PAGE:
That’s helpful Peter, thank you. Your image comparisons between PS and Pixinsight are night and day, wow. I’ve been on the fence about moving to pixinsight but this illustration definitely makes me want to make that change sooner. How’s the learning curve on pixinsight?

#8 the Elf

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Posted 28 May 2019 - 09:11 AM

Yep, arcsinh stretch is the way to go. If you want to use PS, convert the image to L-a-b. Apply a curves operation to a and b, using a straight line through the center, same for a and b. The technique is described in Charles Bracken's Deep-Sky Imaging Primer on page 145 in the first edition, the section is called "Boosting Saturation in LAB". Back in RGB you can do an additional saturation.

Grab some popcorn and watch this: https://www.youtube....h?v=mvuMrHEWaS8


Edited by the Elf, 28 May 2019 - 09:12 AM.


#9 Pete_xl

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Posted 28 May 2019 - 09:18 AM

Mark (sharkmelly) wrote a PS action for ArcSinh stretch a while back. You might try that.

Even using all of the tools and plugins I have in PS, moving to PI and using ArcSinh stretch was an eye-opener.

Best PS attempt

38105077134_76478003bd_c.jpg

2 clicks in PI ( PCC and ArcSinh stretch)

33541740568_b8cb1ec05e_c.jpg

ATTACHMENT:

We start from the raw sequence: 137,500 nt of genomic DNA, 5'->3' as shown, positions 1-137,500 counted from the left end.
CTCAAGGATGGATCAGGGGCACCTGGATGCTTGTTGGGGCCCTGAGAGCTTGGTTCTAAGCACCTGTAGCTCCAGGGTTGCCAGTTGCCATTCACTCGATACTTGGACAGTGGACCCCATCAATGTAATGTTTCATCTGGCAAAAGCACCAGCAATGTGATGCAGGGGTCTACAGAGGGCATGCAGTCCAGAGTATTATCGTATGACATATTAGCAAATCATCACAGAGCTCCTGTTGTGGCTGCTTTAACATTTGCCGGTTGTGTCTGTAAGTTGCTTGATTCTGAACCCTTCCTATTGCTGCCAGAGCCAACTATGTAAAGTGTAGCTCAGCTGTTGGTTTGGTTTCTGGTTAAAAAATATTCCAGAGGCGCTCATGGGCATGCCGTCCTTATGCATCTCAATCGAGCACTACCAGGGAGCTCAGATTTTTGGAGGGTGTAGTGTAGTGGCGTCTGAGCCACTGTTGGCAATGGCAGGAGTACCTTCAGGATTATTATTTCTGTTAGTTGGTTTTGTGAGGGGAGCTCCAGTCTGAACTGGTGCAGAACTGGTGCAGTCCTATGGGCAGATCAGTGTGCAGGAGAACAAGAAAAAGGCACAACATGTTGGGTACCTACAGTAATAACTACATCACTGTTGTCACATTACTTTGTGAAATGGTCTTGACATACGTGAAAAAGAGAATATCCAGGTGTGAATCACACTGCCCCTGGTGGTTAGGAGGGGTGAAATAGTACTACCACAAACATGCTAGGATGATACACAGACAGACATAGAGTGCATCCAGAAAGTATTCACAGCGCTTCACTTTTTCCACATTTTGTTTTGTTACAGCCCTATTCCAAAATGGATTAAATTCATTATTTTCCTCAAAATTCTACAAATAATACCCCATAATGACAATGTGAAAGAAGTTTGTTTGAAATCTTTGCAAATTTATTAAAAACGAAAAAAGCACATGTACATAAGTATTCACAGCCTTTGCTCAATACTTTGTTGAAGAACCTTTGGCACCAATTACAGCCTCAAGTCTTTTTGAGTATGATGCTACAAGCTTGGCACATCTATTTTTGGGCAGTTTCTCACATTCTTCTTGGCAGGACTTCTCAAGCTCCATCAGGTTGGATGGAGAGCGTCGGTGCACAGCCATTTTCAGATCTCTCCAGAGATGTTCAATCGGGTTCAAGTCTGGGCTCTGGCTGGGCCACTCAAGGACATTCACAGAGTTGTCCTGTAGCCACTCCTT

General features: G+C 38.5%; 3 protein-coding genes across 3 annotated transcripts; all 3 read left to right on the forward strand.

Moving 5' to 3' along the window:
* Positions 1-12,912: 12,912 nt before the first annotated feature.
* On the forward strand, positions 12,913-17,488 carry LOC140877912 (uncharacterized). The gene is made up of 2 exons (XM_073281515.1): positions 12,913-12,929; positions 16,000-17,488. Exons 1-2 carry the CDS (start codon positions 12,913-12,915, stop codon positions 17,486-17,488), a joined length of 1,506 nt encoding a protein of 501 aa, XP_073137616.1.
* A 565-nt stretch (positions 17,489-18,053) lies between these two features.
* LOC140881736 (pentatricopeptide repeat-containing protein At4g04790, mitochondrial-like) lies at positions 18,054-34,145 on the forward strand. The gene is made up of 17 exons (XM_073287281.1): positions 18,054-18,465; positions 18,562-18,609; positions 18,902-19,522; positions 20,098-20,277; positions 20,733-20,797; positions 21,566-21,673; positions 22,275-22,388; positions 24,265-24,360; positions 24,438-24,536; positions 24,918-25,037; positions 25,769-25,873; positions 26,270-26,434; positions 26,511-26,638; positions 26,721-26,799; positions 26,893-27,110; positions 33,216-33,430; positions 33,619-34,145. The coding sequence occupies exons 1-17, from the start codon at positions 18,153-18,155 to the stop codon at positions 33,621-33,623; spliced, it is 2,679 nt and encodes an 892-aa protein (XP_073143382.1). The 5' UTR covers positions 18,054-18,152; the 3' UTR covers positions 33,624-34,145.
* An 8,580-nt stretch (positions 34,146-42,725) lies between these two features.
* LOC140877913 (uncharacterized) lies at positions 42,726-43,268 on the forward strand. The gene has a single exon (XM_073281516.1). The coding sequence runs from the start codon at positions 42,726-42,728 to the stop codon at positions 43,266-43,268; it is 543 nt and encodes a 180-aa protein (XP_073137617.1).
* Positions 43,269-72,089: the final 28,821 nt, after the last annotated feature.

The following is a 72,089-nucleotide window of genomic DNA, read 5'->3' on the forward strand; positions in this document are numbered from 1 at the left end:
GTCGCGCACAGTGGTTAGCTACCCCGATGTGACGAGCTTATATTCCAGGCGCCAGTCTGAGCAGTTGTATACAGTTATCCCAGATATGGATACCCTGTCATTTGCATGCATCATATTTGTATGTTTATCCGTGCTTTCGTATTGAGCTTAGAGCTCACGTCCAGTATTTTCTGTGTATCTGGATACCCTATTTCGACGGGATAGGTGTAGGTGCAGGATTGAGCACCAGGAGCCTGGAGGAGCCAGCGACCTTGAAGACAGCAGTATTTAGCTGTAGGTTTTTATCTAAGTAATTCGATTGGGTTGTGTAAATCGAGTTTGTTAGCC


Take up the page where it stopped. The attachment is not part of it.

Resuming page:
That’s helpful Peter, thank you. Your image comparisons between PS and Pixinsight are night and day, wow. I’ve been on the fence about moving to pixinsight but this illustration definitely makes me want to make that change sooner. How’s the learning curve on pixinsight?

I have hesitated a while but seeing your final conclusion I feel I must give a comment. The comparison above is not representative nor in any way objective. By the way Mark has also disclosed Photoshop actions for his arcsinh stretch method. There are numerous examples of great images that are made in Photoshop. I use Photoshop myself in combination with Astro Pixel Processor. I have also a Pixinsight license. At least for me I can say that think I will never be able to get results out of Pixinsight that can compete with what APP + Photoshop CC  me. And PI is the opposite of ergonomic.

 

Photoshop and Pixinsights base on a different concept and in both cases the quality of the result depends on the skills of the person who pushes the buttons.


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#10 the Elf

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Posted 28 May 2019 - 11:39 AM

 

the result depends on the skills of the person who pushes the buttons

This is true for almost anything in life. Anyone doing whatever needs to find a tool that fits his or her way of working and thinking.Of course there are bad tools and bad programms. But as soon as you reach a certain qualitiy level it is far more important to find something that fits your needs. Apart from being "your" tool there are different oppinions about what looks good. Also if you know a software you come to better results compared to starting with a new tool you have never used before. I guess that most people agree on this: PI is designed for astro photography and so is APP but PS is build for a far wider scope of landscape and portrait, etc.

It may be me, but for my hobby I listen to my feelings. If a program makes me worry I get another one because I want to enjoy my hobby. Even if all experts say it is the better tool I don't want to be frustrated. Try several programs, get the one the feels best, take some steps and if it turns out to suck constantly, get another one.